The BrainPad has arrived!

Are you looking to teach the next generation of technology moguls? Or perhaps your child will think of the next invention that changes the world? If so, then please keep reading (and watch the video below)…

The educational field is full of ways to teach kids programming, robotics and electronics. However, most are taught utilizing specialized software that is only suited for a specific age or task. So the question becomes, how does an educational institution incorporate curriculum that is both easy to use and scalable based on the skill level and age of the student? The answer is quite simple and we call it BrainPad.

The BrainPad clearly and graphically shows the student how they can collect and use information from the physical world, and how they can share that information. Arrows are used to show the flow of information, from the collection of informational inputs, such as a light sensor and sharing that information via outputs, like a display.

Key Features:

[ul]The microcontroller (the brain) with a USB connection to connect to a PC, to deploy programs to the BrainPad and control the microcontroller.
Small Red, Yellow and Green lights, in the shape of a traffic light. These lights can be used individually, for non-traffic-light uses.
A graphical display.
A buzzer that can generate sounds at different frequencies, for use as an alarm or playing melodies.
Servo Motor connection. Typical servos are used to move to a specific degree, not for rotation. A robotic arm would use a servo motor for example.
DC motor connection.
Temperature sensor.
Light level sensor.
Three axes accelerometer.
Touch pad. These pads can be wired to any object and use that object as a touch senor. This object can be an hot dog! Students can touch the hot dogs to play sounds on the buzzer for example.
Expansion port, for wiring components to the BrainPad. This port includes digital pins, analog inputs, PWM outputs and also includes I2C, SPI and UART serial busses. These ports can be used to extend the BrainPad with new sensors and also to show students how to wire components directly to the microcontroller.[/ul]
BrainPad Partners

This program will allow GHI Electronics to work closely with interested parties to build and optimize the teaching materials. If you think you can help in building the courses, or simply trying the courses with potential students, please join our mission. Inquiries can be sent to brainpad@

Things you (the partner) can help with:

[ul]For local schools, allow time for GHI Electronics and its partners to try the materials with students of different ages.
Try the material with your own children, friends and coworkers.
Help in making the BrainPad object easier for the younger students.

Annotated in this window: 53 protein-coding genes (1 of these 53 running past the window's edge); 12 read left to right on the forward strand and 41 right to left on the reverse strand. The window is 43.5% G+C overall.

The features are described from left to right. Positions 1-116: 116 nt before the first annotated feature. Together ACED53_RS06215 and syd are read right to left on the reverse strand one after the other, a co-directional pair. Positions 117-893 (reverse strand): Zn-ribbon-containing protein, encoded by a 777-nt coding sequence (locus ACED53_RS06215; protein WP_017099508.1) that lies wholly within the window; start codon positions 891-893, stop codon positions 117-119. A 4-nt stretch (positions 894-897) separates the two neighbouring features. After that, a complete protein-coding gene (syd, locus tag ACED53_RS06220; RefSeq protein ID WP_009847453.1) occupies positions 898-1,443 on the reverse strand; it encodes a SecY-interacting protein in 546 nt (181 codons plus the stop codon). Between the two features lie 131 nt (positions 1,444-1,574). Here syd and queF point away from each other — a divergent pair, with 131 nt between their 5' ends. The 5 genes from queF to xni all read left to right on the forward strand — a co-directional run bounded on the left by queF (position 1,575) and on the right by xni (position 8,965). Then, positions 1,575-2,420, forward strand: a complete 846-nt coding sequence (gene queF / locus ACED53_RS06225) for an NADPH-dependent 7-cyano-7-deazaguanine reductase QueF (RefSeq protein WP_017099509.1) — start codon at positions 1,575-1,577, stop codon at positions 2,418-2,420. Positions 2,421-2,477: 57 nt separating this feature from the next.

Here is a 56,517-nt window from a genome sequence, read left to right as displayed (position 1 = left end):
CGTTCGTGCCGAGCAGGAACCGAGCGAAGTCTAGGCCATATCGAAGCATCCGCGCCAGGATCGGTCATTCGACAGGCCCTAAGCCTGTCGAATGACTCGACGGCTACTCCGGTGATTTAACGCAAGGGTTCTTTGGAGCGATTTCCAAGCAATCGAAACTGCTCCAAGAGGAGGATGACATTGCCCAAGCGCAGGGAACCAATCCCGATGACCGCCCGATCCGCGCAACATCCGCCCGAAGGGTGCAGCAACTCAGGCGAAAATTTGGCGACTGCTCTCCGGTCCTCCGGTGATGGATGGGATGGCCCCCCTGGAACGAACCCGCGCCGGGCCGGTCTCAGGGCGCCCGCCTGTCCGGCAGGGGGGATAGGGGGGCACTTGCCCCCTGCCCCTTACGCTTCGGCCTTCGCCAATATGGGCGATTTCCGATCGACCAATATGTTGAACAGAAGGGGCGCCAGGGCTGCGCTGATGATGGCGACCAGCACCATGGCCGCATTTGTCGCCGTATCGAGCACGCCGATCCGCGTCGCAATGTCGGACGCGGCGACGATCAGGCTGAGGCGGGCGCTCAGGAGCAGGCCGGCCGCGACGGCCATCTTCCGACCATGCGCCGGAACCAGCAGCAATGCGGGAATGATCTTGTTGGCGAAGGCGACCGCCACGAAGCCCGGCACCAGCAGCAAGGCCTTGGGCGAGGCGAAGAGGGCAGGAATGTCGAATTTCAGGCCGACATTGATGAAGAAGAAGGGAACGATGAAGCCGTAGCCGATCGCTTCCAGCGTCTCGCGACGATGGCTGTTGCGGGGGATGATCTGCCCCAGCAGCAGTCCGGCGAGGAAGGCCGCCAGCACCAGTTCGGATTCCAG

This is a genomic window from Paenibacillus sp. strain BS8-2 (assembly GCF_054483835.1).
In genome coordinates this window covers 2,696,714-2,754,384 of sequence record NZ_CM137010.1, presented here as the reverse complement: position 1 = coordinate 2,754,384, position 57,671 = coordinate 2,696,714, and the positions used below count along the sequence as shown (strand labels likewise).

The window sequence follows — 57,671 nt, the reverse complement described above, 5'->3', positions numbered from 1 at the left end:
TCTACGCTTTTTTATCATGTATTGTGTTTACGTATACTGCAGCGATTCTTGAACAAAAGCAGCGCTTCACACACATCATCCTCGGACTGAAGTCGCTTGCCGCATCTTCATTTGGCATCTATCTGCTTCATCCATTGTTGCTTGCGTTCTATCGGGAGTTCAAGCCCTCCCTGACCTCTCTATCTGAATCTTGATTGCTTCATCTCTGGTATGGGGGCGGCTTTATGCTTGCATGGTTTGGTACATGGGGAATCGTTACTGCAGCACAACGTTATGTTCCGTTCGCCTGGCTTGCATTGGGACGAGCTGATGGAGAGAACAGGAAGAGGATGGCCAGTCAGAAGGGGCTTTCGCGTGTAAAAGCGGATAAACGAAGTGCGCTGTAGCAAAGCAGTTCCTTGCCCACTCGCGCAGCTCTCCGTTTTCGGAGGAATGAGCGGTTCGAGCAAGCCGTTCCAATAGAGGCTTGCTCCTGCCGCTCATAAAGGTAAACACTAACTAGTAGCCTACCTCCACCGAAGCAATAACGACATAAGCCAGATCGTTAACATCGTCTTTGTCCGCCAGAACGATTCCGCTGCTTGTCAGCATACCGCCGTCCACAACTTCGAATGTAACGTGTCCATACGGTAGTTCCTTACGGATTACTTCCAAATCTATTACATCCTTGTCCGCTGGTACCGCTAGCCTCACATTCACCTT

Help in building the teaching materials, from organizing and grouping the material in specific classes to building new materials.
Spread the word! We all want the next generation to understand embedded devices better. Very soon, and almost today, every “thing” around us will have a tiny processor inside. Billions of these devices will be connected to the internet, building the era of the Internet of Things.[/ul]
BrainPad Class Code:


Great idea! Is it a click socket upper left?

@ njbuch - it’s a expansion header so that if someone wanted to build a shield or wire something up.

No VB coded samples? :snooty:

@ iamin - I won’t accept your headshake, however we will accept your VB contribution. :whistle:

1 Like

Let’s not start this war all over again please. Everyone is welcome to join and help steer the product to its best potential :wink:

1 Like

@ Gary - I was under impression that @ Gus is learning VB and is writing some code for this product.

@ Gus - “war”? What war? When did we start it last time?

@ iamin - you mean code like this. ;D

@ Gary - Yes :slight_smile:

@ iamin - VB vs C# comes up every while and the discussion gets too hot sometimes.

Cool Job


@ Iamin- In that case, don’t yell at Gus, we decided to go with C# so that we could get the board out there and start getting feedback. We have plenty of time for the VB version along with something else we are working on…but I will save that for later.

Ok I’m in. I have history as a technical writer and a trainer, and my brother in law is a school teacher. Contact me when you need something that involves those two things please.

@ Squeebee - you should shoot us an email and get a free board :wink:

Just a note to everyone that @ scardinale has already ported the C# code to VB, we will be testing it on Monday and let everyone know. As soon as it is tested we will post a link to the code. So the BrainPad now has a complete C# class and VB class. Make sure and +1 @ scardinale’s next post. ;D


will there be collateral material available with the board? a manual and/or PowerPoint presentation?

I have moved into an active adult community where there are lots of retired people from the technical world. I am thinking about organizing a club where residents could learn how to program, and then play with the board.

I’m not sure if you’re using bitmaps to drive the screen, but if not you can use my Lucid code. I opened it up a couple of years ago so MS Cambridge could use it as a teaching tool.

@ Mike - everything we and the community create will be public.

Does @ scardinale know COBOL?

Is Cobol what you are contributing :wink: